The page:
Re: [apps-discuss] The authentication server id, was rfc5451bis

Alessandro Vesely <vesely@tana.it> Tue, 26 March 2013 12:41 UTC

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Date: Tue, 26 Mar 2013 13:41:11 +0100
From: Alessandro Vesely <vesely@tana.it>
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Subject: Re: [apps-discuss] The authentication server id, was rfc5451bis
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On Mon 25/Mar/2013 19:54:25 +0100 Murray S. Kucherawy wrote:
> On Mon, Mar 25, 2013 at 5:19 AM, Alessandro Vesely <vesely@tana.it> wrote:
>> On Sun 24/Mar/2013 22:06:41 +0100 Murray S. Kucherawy wrote:
>>
>>> Since in the prose we talk about authserv-id being a domain
>>> name in the typical case but basically also say it could be
>>> anything the operator wants to use, I think "value" is the 
>>> right thing there.
>> 
>> Besides the parsability point (quotes), the intended use of this piece
>> of data is rather overloaded.  Let me recap some requirements:
>> 
>> 1. Identification of the ADMD for assessing trust relationships
>>    (and possibly also for POP3 MUAs to send back complaints,
>>    per Section 5.3 of RFC 6650),
> 
> I don't see a reference to this work there.

That possibility was voiced in the ASRG and elsewhere, but never
formalized --which is why I put it in parentheses.  AIUI, the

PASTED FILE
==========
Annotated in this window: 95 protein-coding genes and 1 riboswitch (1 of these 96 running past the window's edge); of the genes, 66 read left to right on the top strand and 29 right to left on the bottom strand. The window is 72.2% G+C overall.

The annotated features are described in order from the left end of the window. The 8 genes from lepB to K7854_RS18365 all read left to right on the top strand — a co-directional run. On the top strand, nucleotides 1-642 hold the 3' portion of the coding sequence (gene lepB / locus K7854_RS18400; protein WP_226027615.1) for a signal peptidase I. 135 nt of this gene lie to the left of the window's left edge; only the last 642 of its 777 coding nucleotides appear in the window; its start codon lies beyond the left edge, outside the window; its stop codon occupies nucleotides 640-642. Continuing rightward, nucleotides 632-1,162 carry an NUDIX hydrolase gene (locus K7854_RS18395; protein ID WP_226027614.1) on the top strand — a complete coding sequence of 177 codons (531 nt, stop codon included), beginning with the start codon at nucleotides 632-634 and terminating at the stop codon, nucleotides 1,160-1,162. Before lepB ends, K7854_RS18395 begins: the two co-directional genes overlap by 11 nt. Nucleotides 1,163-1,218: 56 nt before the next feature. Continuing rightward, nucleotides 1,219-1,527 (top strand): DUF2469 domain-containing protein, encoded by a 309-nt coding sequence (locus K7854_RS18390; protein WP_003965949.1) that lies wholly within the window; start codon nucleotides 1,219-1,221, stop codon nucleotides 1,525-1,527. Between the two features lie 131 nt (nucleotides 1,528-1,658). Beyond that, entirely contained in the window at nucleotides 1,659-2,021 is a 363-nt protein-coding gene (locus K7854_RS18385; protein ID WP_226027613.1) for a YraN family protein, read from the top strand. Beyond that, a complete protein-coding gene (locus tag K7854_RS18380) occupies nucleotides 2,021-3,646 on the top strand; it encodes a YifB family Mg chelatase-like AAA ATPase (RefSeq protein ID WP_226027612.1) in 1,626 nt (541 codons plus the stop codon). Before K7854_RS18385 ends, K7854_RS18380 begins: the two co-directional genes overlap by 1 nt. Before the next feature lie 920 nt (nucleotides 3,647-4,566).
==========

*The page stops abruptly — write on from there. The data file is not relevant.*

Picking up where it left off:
authentication server identifies the ADMD responsible for receiving a
message.  The means of identification, usually a registered domain
name, is consistent with the way each method identifies the ADMD(s)
responsible for /sending/ the message.

>> 2. uniqueness of the identifier,
> 
> This is key for identifying your own, but it doesn't speak to a
> necessary syntax.

I'm dumbfounded by that statement.  How can a piece of software be
configured by an ADMD so as to determine whether A-Rs "have been added
within its trust boundary"[Section 5] if that software is unable to
distinguish the server id from, say, the queue id?

>> 3. similar in syntax to a fully-qualified domain name,
> 
> There's nothing saying an ADMD can't use a simple word or even a
> single punctuation here (so long as it fits the grammar).  Ideally
> it's most useful when it's in this form, but an ADMD could use "---"
> as an authserv-id and still get results useful to it.

"---" doesn't match "domain-name".

> A complete sentence would also be valid.

If you use "value", yes.  However, the methods to determine whether